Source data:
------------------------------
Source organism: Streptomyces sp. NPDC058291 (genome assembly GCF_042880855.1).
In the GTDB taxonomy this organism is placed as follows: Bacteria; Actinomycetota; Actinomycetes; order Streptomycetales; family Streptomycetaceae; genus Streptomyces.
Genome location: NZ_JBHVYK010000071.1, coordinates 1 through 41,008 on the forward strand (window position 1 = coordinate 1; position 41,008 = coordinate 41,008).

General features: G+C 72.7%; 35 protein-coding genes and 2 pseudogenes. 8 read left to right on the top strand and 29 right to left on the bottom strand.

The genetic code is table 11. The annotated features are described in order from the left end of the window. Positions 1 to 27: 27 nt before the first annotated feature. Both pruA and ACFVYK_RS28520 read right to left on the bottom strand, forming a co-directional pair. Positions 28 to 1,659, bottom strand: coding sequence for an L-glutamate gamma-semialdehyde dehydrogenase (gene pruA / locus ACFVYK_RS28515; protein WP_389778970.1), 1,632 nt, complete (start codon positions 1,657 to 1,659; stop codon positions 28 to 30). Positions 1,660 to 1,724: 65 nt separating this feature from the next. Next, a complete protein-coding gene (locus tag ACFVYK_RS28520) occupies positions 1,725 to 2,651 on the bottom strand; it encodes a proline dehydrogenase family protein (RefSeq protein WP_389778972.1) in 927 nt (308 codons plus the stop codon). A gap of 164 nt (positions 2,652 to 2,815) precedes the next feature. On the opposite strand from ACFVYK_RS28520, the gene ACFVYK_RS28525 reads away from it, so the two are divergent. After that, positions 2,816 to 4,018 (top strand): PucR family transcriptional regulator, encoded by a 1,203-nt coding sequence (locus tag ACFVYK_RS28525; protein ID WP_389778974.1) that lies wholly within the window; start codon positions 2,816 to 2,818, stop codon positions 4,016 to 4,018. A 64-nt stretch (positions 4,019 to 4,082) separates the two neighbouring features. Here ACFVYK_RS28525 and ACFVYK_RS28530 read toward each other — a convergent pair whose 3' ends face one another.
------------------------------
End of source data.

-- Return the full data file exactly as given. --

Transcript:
Source organism: Streptomyces sp. NPDC058291 (genome assembly GCF_042880855.1).
In the GTDB taxonomy this organism is placed as follows: Bacteria; Actinomycetota; Actinomycetes; order Streptomycetales; family Streptomycetaceae; genus Streptomyces.
Genome location: NZ_JBHVYK010000071.1, coordinates 1 through 41,008 on the forward strand (window position 1 = coordinate 1; position 41,008 = coordinate 41,008).

General features: G+C 72.7%; 35 protein-coding genes and 2 pseudogenes. 8 read left to right on the top strand and 29 right to left on the bottom strand.

The genetic code is table 11. The annotated features are described in order from the left end of the window. Positions 1 to 27: 27 nt before the first annotated feature. Both pruA and ACFVYK_RS28520 read right to left on the bottom strand, forming a co-directional pair. Positions 28 to 1,659, bottom strand: coding sequence for an L-glutamate gamma-semialdehyde dehydrogenase (gene pruA / locus ACFVYK_RS28515; protein WP_389778970.1), 1,632 nt, complete (start codon positions 1,657 to 1,659; stop codon positions 28 to 30). Positions 1,660 to 1,724: 65 nt separating this feature from the next. Next, a complete protein-coding gene (locus tag ACFVYK_RS28520) occupies positions 1,725 to 2,651 on the bottom strand; it encodes a proline dehydrogenase family protein (RefSeq protein WP_389778972.1) in 927 nt (308 codons plus the stop codon). A gap of 164 nt (positions 2,652 to 2,815) precedes the next feature. On the opposite strand from ACFVYK_RS28520, the gene ACFVYK_RS28525 reads away from it, so the two are divergent. After that, positions 2,816 to 4,018 (top strand): PucR family transcriptional regulator, encoded by a 1,203-nt coding sequence (locus tag ACFVYK_RS28525; protein ID WP_389778974.1) that lies wholly within the window; start codon positions 2,816 to 2,818, stop codon positions 4,016 to 4,018. A 64-nt stretch (positions 4,019 to 4,082) separates the two neighbouring features. Here ACFVYK_RS28525 and ACFVYK_RS28530 read toward each other — a convergent pair whose 3' ends face one another.